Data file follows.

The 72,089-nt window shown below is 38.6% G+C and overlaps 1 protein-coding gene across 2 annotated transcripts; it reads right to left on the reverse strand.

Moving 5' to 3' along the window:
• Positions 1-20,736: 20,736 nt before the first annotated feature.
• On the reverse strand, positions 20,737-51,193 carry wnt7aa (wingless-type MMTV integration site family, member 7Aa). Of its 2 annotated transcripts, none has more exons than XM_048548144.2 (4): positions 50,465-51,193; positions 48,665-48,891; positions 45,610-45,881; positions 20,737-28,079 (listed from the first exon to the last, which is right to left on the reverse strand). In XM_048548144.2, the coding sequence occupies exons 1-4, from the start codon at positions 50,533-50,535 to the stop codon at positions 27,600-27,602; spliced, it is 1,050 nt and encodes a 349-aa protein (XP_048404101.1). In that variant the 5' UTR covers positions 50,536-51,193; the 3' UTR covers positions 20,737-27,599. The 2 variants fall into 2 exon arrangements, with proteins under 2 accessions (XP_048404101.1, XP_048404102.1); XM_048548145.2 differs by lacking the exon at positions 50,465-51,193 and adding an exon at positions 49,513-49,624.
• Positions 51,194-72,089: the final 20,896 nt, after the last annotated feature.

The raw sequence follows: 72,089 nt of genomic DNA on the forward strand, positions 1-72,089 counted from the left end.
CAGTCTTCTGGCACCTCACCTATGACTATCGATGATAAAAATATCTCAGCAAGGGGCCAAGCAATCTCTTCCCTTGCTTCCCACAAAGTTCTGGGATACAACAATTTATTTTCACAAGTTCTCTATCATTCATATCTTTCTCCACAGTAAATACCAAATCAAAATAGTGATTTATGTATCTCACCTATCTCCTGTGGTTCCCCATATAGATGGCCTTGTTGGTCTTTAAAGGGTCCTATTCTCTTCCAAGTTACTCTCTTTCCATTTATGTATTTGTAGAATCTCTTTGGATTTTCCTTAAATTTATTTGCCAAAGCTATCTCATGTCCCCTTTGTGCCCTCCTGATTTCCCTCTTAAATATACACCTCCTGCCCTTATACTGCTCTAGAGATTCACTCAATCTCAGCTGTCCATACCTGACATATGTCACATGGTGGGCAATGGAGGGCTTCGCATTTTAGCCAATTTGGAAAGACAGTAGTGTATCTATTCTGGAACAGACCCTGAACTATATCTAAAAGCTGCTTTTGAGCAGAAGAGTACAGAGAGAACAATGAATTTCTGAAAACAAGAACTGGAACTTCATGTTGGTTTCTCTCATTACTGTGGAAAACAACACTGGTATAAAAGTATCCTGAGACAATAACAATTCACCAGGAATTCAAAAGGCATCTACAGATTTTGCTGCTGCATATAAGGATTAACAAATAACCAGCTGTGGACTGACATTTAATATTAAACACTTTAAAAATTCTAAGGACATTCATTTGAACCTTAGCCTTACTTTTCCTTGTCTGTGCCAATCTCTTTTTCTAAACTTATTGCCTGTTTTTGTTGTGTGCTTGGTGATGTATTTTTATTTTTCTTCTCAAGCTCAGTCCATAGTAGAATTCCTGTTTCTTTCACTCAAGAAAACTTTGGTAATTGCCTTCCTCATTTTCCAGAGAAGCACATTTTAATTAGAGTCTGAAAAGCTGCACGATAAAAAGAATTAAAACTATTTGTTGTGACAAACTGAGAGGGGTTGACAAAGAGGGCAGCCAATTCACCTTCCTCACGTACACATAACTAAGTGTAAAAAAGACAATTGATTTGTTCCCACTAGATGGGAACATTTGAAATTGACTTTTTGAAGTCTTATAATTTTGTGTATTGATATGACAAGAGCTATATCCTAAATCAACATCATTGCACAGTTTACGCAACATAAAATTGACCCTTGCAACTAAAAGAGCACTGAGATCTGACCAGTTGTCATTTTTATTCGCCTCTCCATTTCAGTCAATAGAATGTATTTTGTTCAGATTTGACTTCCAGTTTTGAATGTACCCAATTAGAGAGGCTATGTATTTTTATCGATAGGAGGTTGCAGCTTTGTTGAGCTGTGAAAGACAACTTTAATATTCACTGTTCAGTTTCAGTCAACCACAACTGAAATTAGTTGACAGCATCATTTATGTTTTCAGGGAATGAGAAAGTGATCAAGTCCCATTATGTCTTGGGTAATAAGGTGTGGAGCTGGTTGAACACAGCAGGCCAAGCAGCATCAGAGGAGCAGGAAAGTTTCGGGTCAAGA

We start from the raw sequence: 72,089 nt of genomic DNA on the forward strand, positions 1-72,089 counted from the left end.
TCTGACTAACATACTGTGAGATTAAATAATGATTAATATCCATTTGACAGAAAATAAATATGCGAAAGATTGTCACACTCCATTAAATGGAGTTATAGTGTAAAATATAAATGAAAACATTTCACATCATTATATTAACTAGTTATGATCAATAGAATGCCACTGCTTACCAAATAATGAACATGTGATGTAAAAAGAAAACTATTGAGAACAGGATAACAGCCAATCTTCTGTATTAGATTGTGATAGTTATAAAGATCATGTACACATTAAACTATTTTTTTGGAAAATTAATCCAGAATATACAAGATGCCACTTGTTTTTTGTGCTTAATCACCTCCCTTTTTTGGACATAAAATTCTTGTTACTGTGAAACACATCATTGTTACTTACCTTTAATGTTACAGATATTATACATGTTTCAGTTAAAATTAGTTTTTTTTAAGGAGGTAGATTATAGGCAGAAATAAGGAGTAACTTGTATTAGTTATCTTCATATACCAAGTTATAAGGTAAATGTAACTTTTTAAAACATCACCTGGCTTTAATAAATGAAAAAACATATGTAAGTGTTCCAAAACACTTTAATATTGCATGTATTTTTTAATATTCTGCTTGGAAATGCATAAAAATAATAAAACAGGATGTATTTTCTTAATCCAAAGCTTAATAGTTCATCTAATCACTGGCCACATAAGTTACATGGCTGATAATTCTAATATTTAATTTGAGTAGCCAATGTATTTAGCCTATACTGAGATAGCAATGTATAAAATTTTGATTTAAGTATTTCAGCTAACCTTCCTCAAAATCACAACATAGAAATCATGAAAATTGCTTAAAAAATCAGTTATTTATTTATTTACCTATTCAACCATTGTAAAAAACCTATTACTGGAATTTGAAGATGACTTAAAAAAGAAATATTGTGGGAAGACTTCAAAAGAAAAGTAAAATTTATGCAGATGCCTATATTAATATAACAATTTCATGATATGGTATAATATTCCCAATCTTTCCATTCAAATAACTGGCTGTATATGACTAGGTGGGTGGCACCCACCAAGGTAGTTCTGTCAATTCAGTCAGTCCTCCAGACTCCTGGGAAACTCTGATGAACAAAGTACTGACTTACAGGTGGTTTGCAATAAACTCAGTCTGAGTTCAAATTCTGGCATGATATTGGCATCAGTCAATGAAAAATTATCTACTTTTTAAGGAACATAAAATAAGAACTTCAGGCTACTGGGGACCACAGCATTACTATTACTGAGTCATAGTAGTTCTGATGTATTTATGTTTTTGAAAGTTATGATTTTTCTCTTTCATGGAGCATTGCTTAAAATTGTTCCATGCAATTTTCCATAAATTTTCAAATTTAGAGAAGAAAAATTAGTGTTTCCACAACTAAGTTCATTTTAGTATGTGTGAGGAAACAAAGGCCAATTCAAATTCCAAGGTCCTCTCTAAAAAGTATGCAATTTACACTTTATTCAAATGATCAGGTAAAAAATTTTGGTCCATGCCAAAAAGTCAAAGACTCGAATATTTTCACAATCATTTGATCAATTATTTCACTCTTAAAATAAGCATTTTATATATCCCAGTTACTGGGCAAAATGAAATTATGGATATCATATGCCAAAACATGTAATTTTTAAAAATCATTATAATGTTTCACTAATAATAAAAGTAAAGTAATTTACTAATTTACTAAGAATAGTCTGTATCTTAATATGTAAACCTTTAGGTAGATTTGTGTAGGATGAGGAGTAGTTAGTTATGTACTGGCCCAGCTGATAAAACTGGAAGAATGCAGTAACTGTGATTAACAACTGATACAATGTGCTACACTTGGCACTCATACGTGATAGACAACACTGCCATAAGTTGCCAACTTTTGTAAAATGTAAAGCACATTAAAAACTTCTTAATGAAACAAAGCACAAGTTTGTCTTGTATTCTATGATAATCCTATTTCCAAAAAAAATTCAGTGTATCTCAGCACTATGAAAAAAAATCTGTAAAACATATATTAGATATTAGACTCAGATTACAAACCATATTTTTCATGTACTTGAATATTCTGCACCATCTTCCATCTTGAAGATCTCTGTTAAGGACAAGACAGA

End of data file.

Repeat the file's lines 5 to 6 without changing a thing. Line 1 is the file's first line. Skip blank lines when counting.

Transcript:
• Positions 51,194-72,089: the final 20,896 nt, after the last annotated feature.

The raw sequence follows: 72,089 nt of genomic DNA on the forward strand, positions 1-72,089 counted from the left end.